New 'Mars Rover' Game Celebrates Curiosity's 4th Anniversary

NASA Mars Rover Game
The "Mars Rover" game by NASA and Gamee allows players try driving a Red Planet rover and share their success through social media. NASA released the game to celebrate the Curiosity rover's fourth year on Mars. (Image credit: NASA/JPL-Caltech/GAMEE)

A fun new app lets users explore the rugged terrain of Mars, just as NASA's Curiosity rover began doing for real four years ago.

The free game for computers and mobile devices, called "Mars Rover," should help players get a better appreciation of what Curiosity is up to on the Red Planet, NASA officials said. Game players also search for buried water using radar, just as the agency's next Mars rover will do.

JPL worked with the GAMEE game-player network to develop "Mars Rover." You can download the game, and learn more about how it relates to real-life Mars exploration, here:

"We're excited about a new way for people on the go to engage with Curiosity's current adventures on Mars and future exploration by NASA's Mars 2020 rover, too," Michelle Viotti, manager of Mars public engagement initiatives at NASA's Jet Propulsion Laboratory (JPL) in Pasadena, California, said in a statement. [The 10 Best Space Apps]

"Using social networks, the user can share the fun with friends," Viotti added. "The interest that is shared through gameplay also helps us open a door to deeper literacy in science, technology, engineering and mathematics."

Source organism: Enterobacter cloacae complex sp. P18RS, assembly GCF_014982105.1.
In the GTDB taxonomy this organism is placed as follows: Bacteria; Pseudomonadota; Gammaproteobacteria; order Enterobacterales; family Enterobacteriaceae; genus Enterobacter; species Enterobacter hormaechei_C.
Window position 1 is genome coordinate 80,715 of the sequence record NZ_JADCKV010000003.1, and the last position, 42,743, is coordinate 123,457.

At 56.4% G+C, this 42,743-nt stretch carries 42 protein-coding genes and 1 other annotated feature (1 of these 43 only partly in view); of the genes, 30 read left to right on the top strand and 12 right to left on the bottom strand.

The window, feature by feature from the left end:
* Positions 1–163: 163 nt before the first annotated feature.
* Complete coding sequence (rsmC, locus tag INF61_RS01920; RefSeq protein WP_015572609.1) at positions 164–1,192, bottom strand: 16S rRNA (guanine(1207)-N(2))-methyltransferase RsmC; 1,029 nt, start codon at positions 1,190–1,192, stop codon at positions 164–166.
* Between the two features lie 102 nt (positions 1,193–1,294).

The new game "Mars Rover" lets users explore the rugged surface of the Red Planet. (Image credit: NASA/JPL-Caltech/GAMEE)

The app's release date coincides almost exactly with the fourth anniversary of Curiosity's Mars landing, which occurred on the night of Aug. 5, 2012.

During its time on Mars, the $2.5 billion Curiosity mission has determined that parts of the planet could have supported microbial life billions of years ago. Indeed, Curiosity found that the area near its landing site inside the 96-mile-wide (154 kilometers) Gale Crater was a lake-and-stream system that likely persisted for millions of years in the ancient past.

NASA's Mars rover Curiosity took this photo on Aug. 2, 2016, during its close-up investigation of a rock target called "Marimba" on the lower slopes of Mount Sharp. (Image credit: NASA/JPL-Caltech/MSSS)

Curiosity is now exploring the foothills of Mount Sharp, which rises about 3 miles (5 km) into the Martian sky from Gale Crater's center.

To date, the rover has beamed more than 128,000 images home to Earth and traveled 8.43 miles (13.57 km) on the Red Planet's surface, NASA officials said. (The record for off-planet travel is held by NASA's still-active Opportunity Mars rover, whose odometer currently reads 26.75 miles, or 43.05 km.)

Follow Mike Wall on Twitter @michaeldwall and Google+. Follow us @Spacedotcom, Facebook or Google+. Originally published on

Join our Space Forums to keep talking space on the latest missions, night sky and more! And if you have a news tip, correction or comment, let us know at:

Mike Wall
Senior Space Writer

Michael Wall is a Senior Space Writer with and joined the team in 2010. He primarily covers exoplanets, spaceflight and military space, but has been known to dabble in the space art beat. His book about the search for alien life, "Out There," was published on Nov. 13, 2018. Before becoming a science writer, Michael worked as a herpetologist and wildlife biologist. He has a Ph.D. in evolutionary biology from the University of Sydney, Australia, a bachelor's degree from the University of Arizona, and a graduate certificate in science writing from the University of California, Santa Cruz. To find out what his latest project is, you can follow Michael on Twitter.